As technology expands access to digital health information and services, how can society ensure a healthier future is accessible to migrants — particularly migrant women — and other groups who may struggle to access health care? How can health experts, policymakers, and communicators ensure that medical information is accessible, reliable, and trusted among the most vulnerable members of society?
We invite you to attend a focused workshop that connects social scientists, technologists, medical experts, and creatives to imagine what an equitable future for accessible digital health might look like; to identify strategies and prioritize actions that could make these visions a reality.
There will also be a public Mediaspora program in the evening. The event and workshop are presented in partnership with HESAV (School of Health Sciences) in Lausanne, the Board of the Higher Education (DGES) of the Canton de Vaud, and UC Berkeley’s Wallace Center.
To attend, please register online.
(Additional guests TBA)
Caroline Chautems is a medical anthropologist, specialized in the field of reproduction and birth. Her PhD research focused on breastfeeding practices and experiences in the French-speaking part of Switzerland, and in particular on independent midwives’ follow-up during the perinatal period. She integrated the Mi-TIC team of HESAV in November 2018 as a research fellow. In the Mi-TIC study, Caroline focuses on the discrepancies between the representations of professionals regarding mothers’ ICT use and the actual ICT practices of immigrant (expectant) mothers.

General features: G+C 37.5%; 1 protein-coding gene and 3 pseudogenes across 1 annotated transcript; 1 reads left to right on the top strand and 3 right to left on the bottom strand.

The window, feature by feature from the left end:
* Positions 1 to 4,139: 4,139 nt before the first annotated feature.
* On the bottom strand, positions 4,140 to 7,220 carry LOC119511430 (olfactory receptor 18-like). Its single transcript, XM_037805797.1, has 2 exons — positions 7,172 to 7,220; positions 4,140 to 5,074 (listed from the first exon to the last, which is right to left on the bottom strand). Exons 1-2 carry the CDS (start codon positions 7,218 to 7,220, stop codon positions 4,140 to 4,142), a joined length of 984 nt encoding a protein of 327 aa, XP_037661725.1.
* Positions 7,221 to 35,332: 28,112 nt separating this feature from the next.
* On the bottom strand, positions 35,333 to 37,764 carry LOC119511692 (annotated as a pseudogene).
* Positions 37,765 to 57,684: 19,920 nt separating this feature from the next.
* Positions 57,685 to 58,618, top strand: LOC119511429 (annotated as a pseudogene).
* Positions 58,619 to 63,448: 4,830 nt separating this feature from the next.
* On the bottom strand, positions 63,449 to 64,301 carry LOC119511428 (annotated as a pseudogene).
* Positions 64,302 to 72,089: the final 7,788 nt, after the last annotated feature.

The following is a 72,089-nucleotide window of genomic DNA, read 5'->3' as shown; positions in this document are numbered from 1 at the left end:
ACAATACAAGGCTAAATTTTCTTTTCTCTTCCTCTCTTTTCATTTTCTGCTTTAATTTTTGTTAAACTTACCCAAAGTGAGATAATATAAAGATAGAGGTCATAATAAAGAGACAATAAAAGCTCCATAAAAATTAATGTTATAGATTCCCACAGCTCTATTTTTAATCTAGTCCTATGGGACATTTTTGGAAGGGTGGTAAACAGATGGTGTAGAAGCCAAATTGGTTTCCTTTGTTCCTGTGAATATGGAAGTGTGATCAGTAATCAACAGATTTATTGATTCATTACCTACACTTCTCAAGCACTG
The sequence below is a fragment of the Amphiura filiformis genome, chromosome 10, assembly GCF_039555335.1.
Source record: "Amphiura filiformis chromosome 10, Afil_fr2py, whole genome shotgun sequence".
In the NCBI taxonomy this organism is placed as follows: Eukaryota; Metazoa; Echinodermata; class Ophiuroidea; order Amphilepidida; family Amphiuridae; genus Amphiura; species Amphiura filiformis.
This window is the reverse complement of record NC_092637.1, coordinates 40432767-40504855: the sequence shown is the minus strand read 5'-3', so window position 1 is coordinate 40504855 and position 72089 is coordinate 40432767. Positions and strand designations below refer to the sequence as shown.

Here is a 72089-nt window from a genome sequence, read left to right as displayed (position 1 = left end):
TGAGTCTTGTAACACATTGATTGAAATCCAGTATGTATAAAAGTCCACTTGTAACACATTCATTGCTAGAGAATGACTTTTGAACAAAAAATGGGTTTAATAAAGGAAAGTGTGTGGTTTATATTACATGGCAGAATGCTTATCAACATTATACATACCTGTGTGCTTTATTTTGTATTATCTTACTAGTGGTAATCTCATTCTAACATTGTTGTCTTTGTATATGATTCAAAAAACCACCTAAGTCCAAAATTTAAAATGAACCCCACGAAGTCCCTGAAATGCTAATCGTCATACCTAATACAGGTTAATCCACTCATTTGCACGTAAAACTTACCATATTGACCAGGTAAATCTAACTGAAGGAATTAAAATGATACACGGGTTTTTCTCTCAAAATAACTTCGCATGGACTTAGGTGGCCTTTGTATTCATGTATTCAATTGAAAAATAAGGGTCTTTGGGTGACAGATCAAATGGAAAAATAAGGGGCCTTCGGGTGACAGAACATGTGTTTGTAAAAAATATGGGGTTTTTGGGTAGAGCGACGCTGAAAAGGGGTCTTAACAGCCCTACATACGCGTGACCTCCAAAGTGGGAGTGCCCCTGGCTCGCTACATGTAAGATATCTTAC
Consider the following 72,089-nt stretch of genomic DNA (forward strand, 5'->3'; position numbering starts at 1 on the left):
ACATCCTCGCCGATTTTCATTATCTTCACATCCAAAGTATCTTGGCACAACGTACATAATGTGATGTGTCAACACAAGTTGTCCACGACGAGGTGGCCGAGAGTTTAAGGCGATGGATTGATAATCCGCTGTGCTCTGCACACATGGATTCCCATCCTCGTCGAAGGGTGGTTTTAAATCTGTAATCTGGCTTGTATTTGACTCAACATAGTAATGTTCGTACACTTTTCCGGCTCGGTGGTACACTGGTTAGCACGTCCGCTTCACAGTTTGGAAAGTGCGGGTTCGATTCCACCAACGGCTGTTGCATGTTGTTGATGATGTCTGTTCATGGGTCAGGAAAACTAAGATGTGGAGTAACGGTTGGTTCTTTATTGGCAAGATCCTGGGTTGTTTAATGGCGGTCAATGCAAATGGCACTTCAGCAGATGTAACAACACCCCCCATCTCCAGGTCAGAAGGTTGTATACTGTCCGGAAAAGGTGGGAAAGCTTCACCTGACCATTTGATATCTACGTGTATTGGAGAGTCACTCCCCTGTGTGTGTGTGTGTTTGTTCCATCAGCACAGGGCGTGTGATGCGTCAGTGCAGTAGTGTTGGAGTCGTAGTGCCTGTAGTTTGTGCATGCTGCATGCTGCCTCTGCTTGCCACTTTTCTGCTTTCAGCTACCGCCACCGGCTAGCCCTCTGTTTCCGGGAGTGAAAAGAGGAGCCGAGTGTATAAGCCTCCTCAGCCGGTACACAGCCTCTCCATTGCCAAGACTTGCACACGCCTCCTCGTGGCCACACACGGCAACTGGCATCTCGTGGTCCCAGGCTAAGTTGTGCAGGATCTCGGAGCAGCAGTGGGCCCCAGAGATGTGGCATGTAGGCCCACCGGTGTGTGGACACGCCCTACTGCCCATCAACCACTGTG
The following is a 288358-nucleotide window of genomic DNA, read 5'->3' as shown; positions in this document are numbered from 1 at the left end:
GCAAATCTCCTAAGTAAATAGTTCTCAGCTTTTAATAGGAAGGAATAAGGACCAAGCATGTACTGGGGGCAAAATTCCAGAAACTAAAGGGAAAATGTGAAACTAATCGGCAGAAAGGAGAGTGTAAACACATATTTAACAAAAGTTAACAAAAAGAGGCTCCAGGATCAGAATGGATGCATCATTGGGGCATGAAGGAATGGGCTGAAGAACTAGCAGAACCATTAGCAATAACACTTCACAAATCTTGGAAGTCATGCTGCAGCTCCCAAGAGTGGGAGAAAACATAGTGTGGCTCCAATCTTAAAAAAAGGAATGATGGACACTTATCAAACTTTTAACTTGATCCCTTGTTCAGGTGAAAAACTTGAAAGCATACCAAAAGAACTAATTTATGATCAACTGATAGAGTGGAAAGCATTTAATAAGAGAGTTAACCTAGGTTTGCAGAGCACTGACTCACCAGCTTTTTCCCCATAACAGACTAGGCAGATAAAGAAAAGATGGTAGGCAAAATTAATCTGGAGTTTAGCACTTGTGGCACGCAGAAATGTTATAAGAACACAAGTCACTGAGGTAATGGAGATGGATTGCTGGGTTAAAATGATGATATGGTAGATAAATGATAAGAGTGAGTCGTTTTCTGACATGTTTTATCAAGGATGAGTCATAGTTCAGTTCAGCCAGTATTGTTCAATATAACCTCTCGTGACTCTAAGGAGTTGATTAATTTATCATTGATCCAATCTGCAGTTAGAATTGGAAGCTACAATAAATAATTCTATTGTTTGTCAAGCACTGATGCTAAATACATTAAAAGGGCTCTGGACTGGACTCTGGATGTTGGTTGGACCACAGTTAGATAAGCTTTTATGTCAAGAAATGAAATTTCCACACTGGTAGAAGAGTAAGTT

Sylvia Guendelman is the Founder and Advisory Committee Chair of the Wallace Center for Maternal, Child and Adolescent Health (MCAH) at UC Berkeley, a multi-disciplinary research, action and training center focusing on harnessing innovation and technology to improve health. She is also a Professor of the Graduate Division and former Chair of the MCH Program (2000-2017) at the School of Public Health at UC Berkeley. Her research focuses on social and cultural factors influencing disparities in maternal health and health behaviors, birth outcomes and access to care of vulnerable populations. She has published extensively on access to care among immigrants and the working poor, the health of Latino immigrant women, children and families in the US and Mexico, maternity leave issues and the stress –birth outcomes relationship. Sylvia recently completed a study examining the dynamics that affect use and adoption of digital health among underserved pregnant women and mothers of young children. Currently she is investigating the volume and content of Google searches on contraception and abortion in the US And what these can tell us about consumer interests/concerns.